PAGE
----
Eating behavior in Prader-Willi syndrome, normal weight, and obese control groups

J Pediatr. 2000 Jul;137(1):50-5. doi: 10.1067/mpd.2000.106563.


Objective: Hyperphagia in Prader-Willi syndrome (PWS) is hypothesized to be due to hypothalamic dysfunction; thus the study of individuals with PWS might illustrate how hypothalamic dysfunction affects eating behavior. The aim of this study was to document the microstructure of the eating behavior in patients with PWS and to compare it with that of members of obese and normal weight control groups of the same age.

Study design: Nine subjects with PWS (age, 10 +/- 4 years), 20 normal weight subjects (age, 12 +/- 3 years), and 20 obese subjects (age, 12 +/- 4 years) were served an excess lunch meal (hash) on a hidden scale built into a table and connected to a computer. The plate of food is placed on top of the scale, and when the food is eaten, the change in food weight is registered continuously. An eating curve is displayed online. After the meal, the eating data are fitted to a polynomial, and the computer calculates the amount of food eaten, time of consumption, eating rate (initial and total), and rate of deceleration.

Results: Subjects with PWS were found to have a longer duration of eating (P =.04) and a slower initial eating rate (P =. 01) compared with members of both obese and normal weight groups. In subjects with PWS, 56% of the eating curves were non-decelerating (linear or accelerating) compared with 10% of the normal weight group and 30% of the obese group (P =.02).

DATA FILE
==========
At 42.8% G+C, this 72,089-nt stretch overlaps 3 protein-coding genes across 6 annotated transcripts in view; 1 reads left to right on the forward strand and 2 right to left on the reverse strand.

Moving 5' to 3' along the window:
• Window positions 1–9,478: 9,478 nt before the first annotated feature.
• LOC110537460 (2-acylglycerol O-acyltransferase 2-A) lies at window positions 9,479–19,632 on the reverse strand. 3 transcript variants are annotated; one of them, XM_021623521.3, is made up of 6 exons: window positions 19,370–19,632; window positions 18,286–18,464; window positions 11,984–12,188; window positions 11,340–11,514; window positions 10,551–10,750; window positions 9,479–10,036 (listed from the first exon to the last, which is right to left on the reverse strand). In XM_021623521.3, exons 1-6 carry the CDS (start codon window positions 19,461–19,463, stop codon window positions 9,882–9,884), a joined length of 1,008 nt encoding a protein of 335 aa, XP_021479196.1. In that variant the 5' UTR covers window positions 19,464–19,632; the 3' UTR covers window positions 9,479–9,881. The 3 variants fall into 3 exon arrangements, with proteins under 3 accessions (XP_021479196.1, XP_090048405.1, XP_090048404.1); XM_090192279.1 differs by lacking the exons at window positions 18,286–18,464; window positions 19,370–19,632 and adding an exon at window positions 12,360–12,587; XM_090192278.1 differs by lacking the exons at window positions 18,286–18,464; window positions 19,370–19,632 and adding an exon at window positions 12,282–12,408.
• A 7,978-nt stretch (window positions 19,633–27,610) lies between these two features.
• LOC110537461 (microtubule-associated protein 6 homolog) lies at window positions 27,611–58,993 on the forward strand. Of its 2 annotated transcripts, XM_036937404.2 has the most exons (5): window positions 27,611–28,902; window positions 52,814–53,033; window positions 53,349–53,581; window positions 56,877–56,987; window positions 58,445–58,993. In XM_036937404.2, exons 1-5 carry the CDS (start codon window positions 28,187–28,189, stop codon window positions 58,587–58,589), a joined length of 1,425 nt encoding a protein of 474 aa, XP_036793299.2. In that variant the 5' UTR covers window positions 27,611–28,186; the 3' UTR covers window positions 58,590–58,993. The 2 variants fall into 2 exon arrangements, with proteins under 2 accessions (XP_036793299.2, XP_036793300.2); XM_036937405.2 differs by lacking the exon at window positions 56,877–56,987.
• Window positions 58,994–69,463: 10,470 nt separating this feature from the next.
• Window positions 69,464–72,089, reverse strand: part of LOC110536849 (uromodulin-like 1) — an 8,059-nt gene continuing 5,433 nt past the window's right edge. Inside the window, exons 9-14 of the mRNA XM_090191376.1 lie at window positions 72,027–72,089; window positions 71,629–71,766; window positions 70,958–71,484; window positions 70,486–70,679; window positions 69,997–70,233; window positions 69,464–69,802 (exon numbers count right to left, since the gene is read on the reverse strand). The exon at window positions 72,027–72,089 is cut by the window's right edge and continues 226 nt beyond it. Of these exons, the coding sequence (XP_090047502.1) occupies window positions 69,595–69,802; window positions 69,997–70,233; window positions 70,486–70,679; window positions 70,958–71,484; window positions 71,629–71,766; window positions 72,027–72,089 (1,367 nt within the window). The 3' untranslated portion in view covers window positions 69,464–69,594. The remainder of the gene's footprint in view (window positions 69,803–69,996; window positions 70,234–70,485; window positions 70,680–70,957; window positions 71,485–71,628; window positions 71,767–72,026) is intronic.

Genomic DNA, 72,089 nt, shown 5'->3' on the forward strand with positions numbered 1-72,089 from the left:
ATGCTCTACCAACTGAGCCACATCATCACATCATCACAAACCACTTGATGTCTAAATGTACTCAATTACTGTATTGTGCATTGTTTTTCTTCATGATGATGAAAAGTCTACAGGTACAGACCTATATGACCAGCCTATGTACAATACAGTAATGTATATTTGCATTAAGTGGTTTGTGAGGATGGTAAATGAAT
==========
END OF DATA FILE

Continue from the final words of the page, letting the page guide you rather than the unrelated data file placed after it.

Conclusion: The microstructure of the eating behavior in subjects with PWS differs from that of members of obese and normal weight control groups. Thus the eating behavior found in subjects with PWS might be due to decreased satiation rather than increased hunger.

Publication types

  • Research Support, Non-U.S. Gov't

MeSH terms

  • Adolescent
  • Child
  • Feeding Behavior*
  • Female
  • Humans
  • Male
  • Obesity / psychology
  • Prader-Willi Syndrome / psychology*
  • Satiety Response